Why Tigers Find Calvin Klein's Obsession for Men Cologne So Irresistible

iStock.com/guenterguni
iStock.com/guenterguni

Calvin Klein's Obsession for Men cologne was released in 1986, and the scent is making a surprising comeback in the animal kingdom. As The New York Times reports, forest rangers in central India are using the fragrance to lure a dangerous tiger out of the jungle.

That's the goal, anyway. The 5-year-old female tiger, known as T-1, is suspected of killing 13 people over a period of more than two years. Indian authorities hope they can trap the cat and move her to a zoo or wildlife refuge. However, if attempts to tranquilize and capture her are unsuccessful, the Supreme Court has given forest rangers its blessing to shoot and kill the animal if necessary.

All parties are hoping to avoid more bloodshed, though, and they believe Calvin Klein's Obsession for Men could play a key role. The secret to the scent's seductiveness is civetone, a pheromone that's secreted by small carnivorous mammals called civets and used in many musky colognes. Civetone used to be scraped from a civet's perineal glands—which, less glamorously, are situated near the animal's anus—but today most civetone is synthetic.

When big cats like tigers catch a whiff of civetone, they go crazy and bask in the scent. Los Angeles-based biologist Miguel Ordeñana suggested that civetone resembles a type of "territorial marking" that makes big cats want to rub their own scent all over it. For this reason, wildlife photographers and conservationists sometimes use civetone-rich cologne to coax cats towards the camera.

It's also spritzed throughout some zoos as part of their animals enrichment programs. Louise Ginman of Sydney's Taronga Zoo told Scientific American that lions, tigers, and snow leopards all love Calvin Klein cologne. "We spray it around the enclosure in lots of little concentrated sprays, and when the cats come out and smell it, they literally roll onto the ground, rub their cheeks all over it, and rub their faces with it," Ginman says. "I guess it's kind of like the reaction that you get from a cat when it's enjoying catnip. They just seem to be in absolute heaven."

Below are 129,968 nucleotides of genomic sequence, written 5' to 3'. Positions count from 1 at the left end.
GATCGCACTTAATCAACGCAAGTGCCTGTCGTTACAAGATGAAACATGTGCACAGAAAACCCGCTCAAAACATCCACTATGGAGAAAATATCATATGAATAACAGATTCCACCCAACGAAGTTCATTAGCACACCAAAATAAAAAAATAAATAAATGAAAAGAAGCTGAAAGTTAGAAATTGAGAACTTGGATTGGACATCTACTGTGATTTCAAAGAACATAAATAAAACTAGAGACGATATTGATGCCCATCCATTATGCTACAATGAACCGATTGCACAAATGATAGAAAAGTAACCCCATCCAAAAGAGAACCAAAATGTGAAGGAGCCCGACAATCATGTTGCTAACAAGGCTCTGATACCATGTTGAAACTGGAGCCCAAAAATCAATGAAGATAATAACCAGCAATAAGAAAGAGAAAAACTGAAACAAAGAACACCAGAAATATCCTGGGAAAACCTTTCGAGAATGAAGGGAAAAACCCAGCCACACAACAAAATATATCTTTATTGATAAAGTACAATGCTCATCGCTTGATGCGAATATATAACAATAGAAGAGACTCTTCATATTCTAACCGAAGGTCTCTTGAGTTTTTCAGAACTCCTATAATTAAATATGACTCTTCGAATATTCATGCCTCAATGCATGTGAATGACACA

The scent is also appealing to cheetahs. In 2010, Wildlife Conservation Society researchers at New York's Bronx Zoo sprayed a variety of perfumes and colognes inside the tiger, snow leopard, and cheetah enclosures. Calvin Klein Obsession for Men was definitely the biggest crowd pleaser, but Obsession for Women didn't incite the same response.

As for T-1, she's been spotted only a few times in recent months, and for only a few seconds at a time. Horses have been used in an attempt to lure her out into the open, but she has "ripped into them, eaten fast, then vanished," The Times notes. Let's hope that Obsession for Men will be the unlikely force that saves lives—of both animals and humans alike.

[h/t The New York Times]

Survey: People Show More Affection to Their Dogs Than Their Humans

iStock.com/damircudic
iStock.com/damircudic

Valentine's Day is marketed as a celebration of love between two people, but for some human beings, the relationship they share with their dog takes precedent. Nearly half of pet owners have plans to celebrate the holiday with their pet, whether they're buying them a gift or making them a treat from scratch. That's one of the findings from a new report from Rover that shows just how much humans love their dogs—and how much dogs feel love from their humans.

After surveying 1450 U.S. adults who are dating or in a relationship, Rover found that many of them prioritize spending time with their canine companions. Sixty-seven percent reported gazing lovingly into their pet's eyes, and about 33 percent do this more often with their cute dog than with their human significant other.